“After adjusting for patient and surgery characteristics, hospital/surgeon volume, social deprivation, and other variables,” reported Dr. Dy, “subgroup analyses showed a greater risk for delayed surgery for black and Asian patients compared with white patients, regardless of social deprivation. There was also a greater risk for readmission for black patients compared with white patients, regardless of social deprivation. And, compared with Medicare patients, Medicaid patients were at increased risk for delayed surgery, whereas privately insured patients were at decreased risk for delayed surgery complications.”

These racial and socioeconomic disparities in the treatment of hip fractures have the potential to substantially affect both hospitals and healthcare providers in an era of value-based payment.

“In addition to identifying and resolving the causes for these disparities in hip fracture care, we need to develop targeted interventions to mitigate the effects of these disparities on patients at greatest risk,” said Dr. Dy. “This could include supply-based strategies for improving care delivery for hip fractures, such as re-routing ambulances carrying patients with hip fractures to higher-volume hospitals or to specifically trained surgeons, or coordinating surgeon on-call schedules across facilities to ensure that surgeons experienced with hip fractures are on-call at peak times or locations.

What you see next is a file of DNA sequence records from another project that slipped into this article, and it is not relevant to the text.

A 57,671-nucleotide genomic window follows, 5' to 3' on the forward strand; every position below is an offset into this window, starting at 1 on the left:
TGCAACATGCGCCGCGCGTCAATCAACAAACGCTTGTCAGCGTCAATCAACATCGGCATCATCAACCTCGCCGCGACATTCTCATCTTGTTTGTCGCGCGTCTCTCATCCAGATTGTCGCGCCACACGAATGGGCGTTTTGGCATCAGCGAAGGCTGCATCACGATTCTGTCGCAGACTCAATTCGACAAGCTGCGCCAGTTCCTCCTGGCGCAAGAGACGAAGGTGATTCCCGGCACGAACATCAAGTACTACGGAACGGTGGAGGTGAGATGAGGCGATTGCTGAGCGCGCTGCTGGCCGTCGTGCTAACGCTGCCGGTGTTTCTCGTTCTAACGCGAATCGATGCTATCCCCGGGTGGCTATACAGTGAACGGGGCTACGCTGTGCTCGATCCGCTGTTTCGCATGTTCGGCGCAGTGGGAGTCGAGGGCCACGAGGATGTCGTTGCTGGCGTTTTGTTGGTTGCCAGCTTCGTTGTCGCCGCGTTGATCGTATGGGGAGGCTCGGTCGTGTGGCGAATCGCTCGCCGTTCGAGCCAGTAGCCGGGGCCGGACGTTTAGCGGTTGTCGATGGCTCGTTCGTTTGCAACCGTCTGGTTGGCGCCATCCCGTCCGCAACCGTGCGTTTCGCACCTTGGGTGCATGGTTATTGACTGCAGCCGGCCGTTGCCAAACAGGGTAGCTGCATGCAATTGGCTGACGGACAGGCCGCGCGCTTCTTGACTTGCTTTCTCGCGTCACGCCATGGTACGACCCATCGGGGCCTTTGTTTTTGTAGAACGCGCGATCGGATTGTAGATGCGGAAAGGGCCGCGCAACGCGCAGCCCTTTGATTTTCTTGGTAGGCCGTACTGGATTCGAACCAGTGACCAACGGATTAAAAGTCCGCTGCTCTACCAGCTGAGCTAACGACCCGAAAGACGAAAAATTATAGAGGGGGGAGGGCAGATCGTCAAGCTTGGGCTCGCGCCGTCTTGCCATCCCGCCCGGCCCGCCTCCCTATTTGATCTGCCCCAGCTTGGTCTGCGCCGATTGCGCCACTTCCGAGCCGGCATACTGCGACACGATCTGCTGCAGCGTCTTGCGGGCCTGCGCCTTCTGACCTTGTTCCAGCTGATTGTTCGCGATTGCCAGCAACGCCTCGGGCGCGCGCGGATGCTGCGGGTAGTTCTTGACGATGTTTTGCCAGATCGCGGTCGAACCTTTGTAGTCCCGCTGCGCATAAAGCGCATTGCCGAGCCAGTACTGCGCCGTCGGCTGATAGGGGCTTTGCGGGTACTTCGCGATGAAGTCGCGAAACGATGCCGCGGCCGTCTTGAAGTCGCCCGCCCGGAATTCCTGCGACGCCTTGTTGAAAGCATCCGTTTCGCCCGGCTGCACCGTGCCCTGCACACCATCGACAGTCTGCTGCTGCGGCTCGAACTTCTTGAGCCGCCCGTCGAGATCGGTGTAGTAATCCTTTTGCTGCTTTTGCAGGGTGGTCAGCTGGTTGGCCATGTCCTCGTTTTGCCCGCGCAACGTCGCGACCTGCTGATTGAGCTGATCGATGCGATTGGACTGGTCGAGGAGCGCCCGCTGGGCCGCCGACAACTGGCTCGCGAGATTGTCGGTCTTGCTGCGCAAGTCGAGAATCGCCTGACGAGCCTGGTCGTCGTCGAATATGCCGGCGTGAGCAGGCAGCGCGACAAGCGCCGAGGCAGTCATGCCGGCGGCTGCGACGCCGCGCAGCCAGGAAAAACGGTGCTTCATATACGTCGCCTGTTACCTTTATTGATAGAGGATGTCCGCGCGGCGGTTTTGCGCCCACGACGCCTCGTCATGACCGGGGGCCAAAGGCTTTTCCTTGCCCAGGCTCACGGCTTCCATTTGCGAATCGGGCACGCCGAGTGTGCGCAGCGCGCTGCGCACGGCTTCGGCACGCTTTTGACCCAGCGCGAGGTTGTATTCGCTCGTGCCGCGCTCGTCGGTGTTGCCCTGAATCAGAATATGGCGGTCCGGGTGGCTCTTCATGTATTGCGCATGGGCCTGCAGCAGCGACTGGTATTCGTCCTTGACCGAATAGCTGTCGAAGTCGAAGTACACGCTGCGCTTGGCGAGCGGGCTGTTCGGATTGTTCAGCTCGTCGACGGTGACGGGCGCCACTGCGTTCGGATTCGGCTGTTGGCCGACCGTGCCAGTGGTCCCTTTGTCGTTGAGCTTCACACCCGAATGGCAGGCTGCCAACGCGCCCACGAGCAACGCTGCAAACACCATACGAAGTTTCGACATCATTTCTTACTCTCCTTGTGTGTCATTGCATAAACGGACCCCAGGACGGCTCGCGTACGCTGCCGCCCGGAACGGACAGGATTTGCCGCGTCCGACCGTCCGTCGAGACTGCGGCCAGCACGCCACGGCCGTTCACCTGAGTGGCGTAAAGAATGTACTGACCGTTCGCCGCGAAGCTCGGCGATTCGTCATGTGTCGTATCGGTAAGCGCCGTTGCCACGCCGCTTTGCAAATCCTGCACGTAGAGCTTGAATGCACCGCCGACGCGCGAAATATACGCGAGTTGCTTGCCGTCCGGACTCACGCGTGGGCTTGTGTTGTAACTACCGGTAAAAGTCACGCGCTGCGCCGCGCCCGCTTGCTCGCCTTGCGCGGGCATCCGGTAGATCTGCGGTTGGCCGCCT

“I think it’s essential that we as an orthopaedic surgery community embrace the fact that we’re going to need to steer our path going forward for healthcare reform,” Dr. Dy continued. “I’d like to improve the system of care so we can continue to provide reliable and effective outcomes for our entire patient population.”

OREF boosts credibility
Dr. Dy said that the OREF grant has helped him in many ways.

“Funding from an organization like OREF gives us credibility among our peers,” he said. “It shows that the orthopaedic community supports our research and understands its importance. My mentors have told me seeking research funding through a mechanism like OREF is essential to getting further funding. Recognition by our specialty shows that our research is valued, and makes us competitive with other specialties when applying for funding from the National Institutes of Health and other large funding mechanisms.”

Mark Crawford is a contributing writer for OREF. He can be reached at communications@oref.org